Starting this weekend, NBA fans can watch games like never before, thanks to a deal between the NBA, Twitter and Turner Sports.
Twitter will live-stream the second half of 20 NBA on TNT games over the course of the rest of the season, offering a “single-player view” with an isolated camera focusing on just one player each game. The player will be chosen via fan vote on Twitter during the first half of the game.
“We were coming together and brainstorming, saying, ‘How do we capture that NBA fan on Twitter when games are actually going on?’ and we came up with the concept of the live stream during the live game,” said Mark Johnson, SVP of digital at Turner Sports. “That is where fans are consuming when they’re consuming. They’re using Twitter as a complementary, secondary experience to follow scores and highlights and keep up with what’s going on on a nightly basis.”
The new program plays into the NBA’s dedication to the digital space, particularly considering the rising popularity of #NBATwitter.
“#NBATwitter is one of the most engaged and most vibrant communities on the platform,” said TJ Adeshola, head of U.S. sports partnerships at Twitter. “For a while now, ever since we’ve had this fantastic relationship with the NBA and Turner, we’ve relied on the amazing energy around the NBA conversation on the platform. Part of the challenge has been, how do we harness all this amazing activity, energy and conversation into something that feels like an ideal complement to this community we call #NBATwitter?”
“Our following on Twitter for the NBA and NBA on TNT and NBA TV is over 34 million followers across those three,” Johnson added. “Tapping into that 34 million-plus on a Thursday night is massive exposure for the NBA itself and for NBA on TNT.”
In addition to the NBA’s popularity on social media, the program also takes advantage of the star power that draws fans to the NBA.
“I think it’s such a player-driven league,” Johnson said. “Players truly are the stars, so this plays perfectly to that concept. Twitter is also driven by players — they’re active on the platform themselves. Plus, from player walk-ins, what they’re wearing, big dunks — fans love seeing what those individual players are doing on a nightly basis, so putting fan voting in their hands and picking a specific player to watch and engage with and talk about on Twitter is really the perfect execution for that platform.”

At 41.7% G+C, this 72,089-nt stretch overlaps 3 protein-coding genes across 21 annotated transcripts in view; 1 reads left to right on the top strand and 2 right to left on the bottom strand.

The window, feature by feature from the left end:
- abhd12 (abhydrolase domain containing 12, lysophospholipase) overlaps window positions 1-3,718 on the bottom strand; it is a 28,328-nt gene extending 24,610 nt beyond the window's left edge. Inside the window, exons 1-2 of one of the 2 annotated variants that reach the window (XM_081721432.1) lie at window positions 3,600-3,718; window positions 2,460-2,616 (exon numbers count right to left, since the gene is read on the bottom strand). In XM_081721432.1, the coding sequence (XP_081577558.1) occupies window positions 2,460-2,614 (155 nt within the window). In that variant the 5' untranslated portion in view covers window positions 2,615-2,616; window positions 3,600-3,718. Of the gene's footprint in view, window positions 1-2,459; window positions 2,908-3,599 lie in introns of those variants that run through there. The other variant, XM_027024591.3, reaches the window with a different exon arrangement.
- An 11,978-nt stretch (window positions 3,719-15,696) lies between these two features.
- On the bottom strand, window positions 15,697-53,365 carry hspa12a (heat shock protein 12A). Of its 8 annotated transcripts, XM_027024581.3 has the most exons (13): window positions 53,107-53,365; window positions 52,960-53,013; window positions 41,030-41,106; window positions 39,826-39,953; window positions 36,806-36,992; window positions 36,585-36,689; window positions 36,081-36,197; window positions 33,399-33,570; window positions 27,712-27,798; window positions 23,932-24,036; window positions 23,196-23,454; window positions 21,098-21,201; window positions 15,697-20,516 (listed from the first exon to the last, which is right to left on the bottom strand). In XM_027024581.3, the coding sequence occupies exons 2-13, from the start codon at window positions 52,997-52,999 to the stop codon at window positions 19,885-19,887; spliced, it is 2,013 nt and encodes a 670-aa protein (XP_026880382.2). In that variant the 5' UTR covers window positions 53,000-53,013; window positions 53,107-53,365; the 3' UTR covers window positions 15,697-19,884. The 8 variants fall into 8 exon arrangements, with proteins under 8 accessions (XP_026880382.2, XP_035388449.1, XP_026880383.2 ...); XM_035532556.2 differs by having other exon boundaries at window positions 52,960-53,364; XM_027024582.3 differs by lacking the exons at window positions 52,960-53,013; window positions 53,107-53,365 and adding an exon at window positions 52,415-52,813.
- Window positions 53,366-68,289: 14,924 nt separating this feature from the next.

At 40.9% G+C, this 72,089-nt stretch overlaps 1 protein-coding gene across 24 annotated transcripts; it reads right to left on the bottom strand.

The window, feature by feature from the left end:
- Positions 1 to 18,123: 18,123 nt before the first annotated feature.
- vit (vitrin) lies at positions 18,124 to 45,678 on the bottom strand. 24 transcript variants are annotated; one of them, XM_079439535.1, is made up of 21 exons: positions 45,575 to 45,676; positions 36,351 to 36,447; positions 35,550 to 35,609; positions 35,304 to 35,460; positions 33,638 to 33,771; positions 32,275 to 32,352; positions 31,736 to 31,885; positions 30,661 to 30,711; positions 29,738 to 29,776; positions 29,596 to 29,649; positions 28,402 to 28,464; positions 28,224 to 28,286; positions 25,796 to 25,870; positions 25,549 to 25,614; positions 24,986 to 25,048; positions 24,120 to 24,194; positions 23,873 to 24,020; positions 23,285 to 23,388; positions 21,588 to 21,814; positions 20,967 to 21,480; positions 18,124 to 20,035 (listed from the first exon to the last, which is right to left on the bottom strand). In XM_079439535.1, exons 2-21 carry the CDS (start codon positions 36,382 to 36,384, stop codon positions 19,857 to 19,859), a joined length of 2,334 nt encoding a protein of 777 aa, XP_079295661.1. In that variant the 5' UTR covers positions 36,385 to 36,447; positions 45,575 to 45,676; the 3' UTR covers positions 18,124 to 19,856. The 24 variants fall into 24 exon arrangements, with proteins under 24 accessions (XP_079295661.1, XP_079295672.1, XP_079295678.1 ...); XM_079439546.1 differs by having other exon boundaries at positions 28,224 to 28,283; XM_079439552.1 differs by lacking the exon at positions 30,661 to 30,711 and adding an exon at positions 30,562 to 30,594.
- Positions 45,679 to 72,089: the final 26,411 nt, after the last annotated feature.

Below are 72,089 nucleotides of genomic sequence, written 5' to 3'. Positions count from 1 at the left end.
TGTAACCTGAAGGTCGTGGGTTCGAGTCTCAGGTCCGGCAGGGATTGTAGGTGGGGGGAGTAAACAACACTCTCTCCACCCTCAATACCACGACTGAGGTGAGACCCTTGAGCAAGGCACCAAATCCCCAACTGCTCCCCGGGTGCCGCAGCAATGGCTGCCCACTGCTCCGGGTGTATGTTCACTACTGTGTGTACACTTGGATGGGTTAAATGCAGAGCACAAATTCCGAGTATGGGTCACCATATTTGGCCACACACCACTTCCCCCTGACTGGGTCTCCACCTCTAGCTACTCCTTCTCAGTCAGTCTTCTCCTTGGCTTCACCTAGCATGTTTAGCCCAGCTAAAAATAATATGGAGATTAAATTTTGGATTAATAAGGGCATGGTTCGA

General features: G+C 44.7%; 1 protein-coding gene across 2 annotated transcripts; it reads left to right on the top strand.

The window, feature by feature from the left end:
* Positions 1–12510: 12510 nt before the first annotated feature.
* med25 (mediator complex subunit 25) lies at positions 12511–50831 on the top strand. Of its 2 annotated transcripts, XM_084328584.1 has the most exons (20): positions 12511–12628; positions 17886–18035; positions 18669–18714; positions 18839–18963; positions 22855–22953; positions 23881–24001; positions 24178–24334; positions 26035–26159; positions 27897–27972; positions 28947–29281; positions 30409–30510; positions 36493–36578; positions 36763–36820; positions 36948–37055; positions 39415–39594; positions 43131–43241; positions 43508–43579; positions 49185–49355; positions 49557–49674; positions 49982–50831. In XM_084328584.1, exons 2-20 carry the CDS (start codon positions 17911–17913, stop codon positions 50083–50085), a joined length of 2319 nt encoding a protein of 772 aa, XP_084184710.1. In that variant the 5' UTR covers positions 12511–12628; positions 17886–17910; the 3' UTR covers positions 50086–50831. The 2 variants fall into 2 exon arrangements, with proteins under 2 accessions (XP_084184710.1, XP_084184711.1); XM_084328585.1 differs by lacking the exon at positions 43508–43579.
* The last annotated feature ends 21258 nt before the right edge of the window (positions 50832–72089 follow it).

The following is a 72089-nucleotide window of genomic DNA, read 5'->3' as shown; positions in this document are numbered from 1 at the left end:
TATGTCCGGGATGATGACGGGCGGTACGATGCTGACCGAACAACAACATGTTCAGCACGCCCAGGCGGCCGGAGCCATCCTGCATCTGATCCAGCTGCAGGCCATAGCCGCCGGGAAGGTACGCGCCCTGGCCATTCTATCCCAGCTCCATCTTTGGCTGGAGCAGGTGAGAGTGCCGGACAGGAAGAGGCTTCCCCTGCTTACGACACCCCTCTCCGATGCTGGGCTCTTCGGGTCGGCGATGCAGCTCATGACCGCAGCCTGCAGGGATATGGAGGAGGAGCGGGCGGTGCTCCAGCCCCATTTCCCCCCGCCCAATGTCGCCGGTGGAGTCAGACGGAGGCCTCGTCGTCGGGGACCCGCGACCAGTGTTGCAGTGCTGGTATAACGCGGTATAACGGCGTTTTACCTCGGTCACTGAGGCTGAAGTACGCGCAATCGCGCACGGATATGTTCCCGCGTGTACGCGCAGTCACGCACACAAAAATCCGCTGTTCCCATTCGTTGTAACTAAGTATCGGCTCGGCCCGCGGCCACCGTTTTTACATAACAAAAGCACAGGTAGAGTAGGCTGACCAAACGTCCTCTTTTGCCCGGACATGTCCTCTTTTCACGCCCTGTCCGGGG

For the initial launch, fans will have the opportunity to choose between LeBron James, Giannis Antetokounmpo, James Harden and Steph Curry for the iso-cam.
“I’d be remiss if I didn’t say the players didn’t play a huge role in what exists today as #NBATwitter,” Adeshola said. “They’re amazing, awesome, witty and leaned in on Twitter. We’ve been able to build on the back of the NBA being such a savvy and innovative league.”
The Twitter streams will also feature exclusive commentators, which will vary from traditional Turner Sports talent to social influencers and #NBATwitter personalities like Taylor Rooks and Rob Perez.
“Our intent is we want the show to legitimately be hosted by the #NBATwitter community — folks who use the platform, who contribute to that conversation on a day-to-day basis, like Taylor Rooks, World Wide Wob, and a few other surprises we’ll announce later in the season,” Adeshola said. “These are people that participate in an evergreen, always-on basis.”
In forming the deal, the goal was to provide a hand-in-hand viewing experience between the stream on Twitter and full coverage on TNT, according to Johnson.
“We see it as complementary experience,” he said. “We are hopeful that this will drive viewership to the TNT broadcast because we’re reaching this new-ish audience and a younger demographic, and offering a different and custom piece of content on Twitter tied to a different experience than on television. It is going to educate people and make them aware that we’ve got the full game.”
For Adeshola, finding unique ways to stream games is becoming increasingly important in order to stand out in the sports realm.
“What we know is that users might not be as inclined to watch a show or program on Twitter that looks just like the linear broadcast,” he said. “We want a differentiated, unique, quote-unquote ‘Twittery’ experience on Twitter. If we forced a format like the linear one and smacked it right on Twitter with no differentiation, it may not perform as well as one that feels Twitter-specific… This is a complement of the great work of the Turner linear broadcast, to reward and incentivize the #NBATwitter community.”
The new program launches this Sunday during the NBA All-Star Game, which, according to Johnson, is the ideal time to capitalize on excitement around the NBA.
“For us, All-Star Weekend is the pinnacle for Turner Sports and TNT — it’s our tentpole event,” he said. “We love the playoffs as well, but what I think is unique about All-Star Weekend is that it falls late in the season — we’re almost 75 percent done with the regular season, and we just got through the trade deadline — so there’s so much buzz and hype during All-Star. The combination of those factors collide in a great way to try new things and innovate around that weekend.”
The teams at Turner, Twitter, and the NBA understand the high expectations and the risks that come with the initial launch, but they’re confident that fans will be satisfied with the product.
“Quite frankly, it’s a test, right?” Johnson said. “But we’re up for the test, and Turner, the NBA and Twitter — we’re all aggressive in this space.”